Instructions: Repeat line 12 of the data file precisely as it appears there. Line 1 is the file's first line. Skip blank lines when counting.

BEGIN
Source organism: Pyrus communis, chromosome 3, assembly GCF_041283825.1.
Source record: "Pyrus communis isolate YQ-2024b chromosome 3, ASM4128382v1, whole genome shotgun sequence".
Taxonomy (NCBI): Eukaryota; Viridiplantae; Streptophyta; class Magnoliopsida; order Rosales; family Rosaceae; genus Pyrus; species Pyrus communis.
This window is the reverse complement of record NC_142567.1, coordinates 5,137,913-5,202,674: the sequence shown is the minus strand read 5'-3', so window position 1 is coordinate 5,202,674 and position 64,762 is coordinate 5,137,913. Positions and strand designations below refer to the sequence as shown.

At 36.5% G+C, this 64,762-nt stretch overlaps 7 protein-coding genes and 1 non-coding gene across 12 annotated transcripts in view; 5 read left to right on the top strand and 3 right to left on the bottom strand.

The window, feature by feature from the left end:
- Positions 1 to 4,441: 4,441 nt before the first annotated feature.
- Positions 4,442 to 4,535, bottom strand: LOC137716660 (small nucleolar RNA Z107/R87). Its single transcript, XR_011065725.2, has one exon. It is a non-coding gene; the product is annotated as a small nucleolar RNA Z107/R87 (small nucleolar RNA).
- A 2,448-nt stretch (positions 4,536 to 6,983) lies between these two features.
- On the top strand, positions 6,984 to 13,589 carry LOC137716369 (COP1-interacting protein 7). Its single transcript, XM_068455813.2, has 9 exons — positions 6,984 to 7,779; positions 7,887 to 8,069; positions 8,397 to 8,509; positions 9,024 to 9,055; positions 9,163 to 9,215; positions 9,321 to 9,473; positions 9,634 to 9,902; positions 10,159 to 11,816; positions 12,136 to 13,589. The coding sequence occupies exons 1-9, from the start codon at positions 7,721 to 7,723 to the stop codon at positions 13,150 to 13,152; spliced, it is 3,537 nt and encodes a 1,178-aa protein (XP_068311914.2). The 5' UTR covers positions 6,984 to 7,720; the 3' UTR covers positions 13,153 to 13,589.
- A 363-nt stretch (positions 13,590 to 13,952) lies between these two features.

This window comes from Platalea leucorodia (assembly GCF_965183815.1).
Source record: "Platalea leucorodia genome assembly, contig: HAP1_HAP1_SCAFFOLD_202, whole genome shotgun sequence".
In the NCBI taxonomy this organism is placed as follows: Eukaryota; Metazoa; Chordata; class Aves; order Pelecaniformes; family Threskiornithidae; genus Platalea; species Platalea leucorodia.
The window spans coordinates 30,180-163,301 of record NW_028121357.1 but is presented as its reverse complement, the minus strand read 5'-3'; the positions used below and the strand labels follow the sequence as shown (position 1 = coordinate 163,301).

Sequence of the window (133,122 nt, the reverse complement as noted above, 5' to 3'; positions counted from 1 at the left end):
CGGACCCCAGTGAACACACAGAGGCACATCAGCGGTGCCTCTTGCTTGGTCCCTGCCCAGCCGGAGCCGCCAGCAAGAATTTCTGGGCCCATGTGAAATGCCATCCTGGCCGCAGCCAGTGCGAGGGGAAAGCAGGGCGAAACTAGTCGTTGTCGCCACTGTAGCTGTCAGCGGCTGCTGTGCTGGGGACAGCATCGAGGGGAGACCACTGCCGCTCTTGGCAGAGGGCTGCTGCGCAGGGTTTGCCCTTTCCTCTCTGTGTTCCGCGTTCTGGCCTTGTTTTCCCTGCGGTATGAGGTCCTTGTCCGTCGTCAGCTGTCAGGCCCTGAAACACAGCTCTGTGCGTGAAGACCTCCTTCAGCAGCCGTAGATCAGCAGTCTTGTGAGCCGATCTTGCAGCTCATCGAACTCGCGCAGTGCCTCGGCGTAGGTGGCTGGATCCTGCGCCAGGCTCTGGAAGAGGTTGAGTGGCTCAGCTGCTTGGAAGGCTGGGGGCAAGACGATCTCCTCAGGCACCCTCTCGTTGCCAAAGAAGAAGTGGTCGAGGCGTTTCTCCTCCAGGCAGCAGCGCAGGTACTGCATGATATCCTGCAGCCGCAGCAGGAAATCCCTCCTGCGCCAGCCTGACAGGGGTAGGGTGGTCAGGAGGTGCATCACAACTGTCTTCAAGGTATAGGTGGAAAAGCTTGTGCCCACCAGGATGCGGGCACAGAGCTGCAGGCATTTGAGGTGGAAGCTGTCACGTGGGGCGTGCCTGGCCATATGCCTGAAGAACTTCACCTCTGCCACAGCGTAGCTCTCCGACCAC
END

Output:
This window comes from Platalea leucorodia (assembly GCF_965183815.1).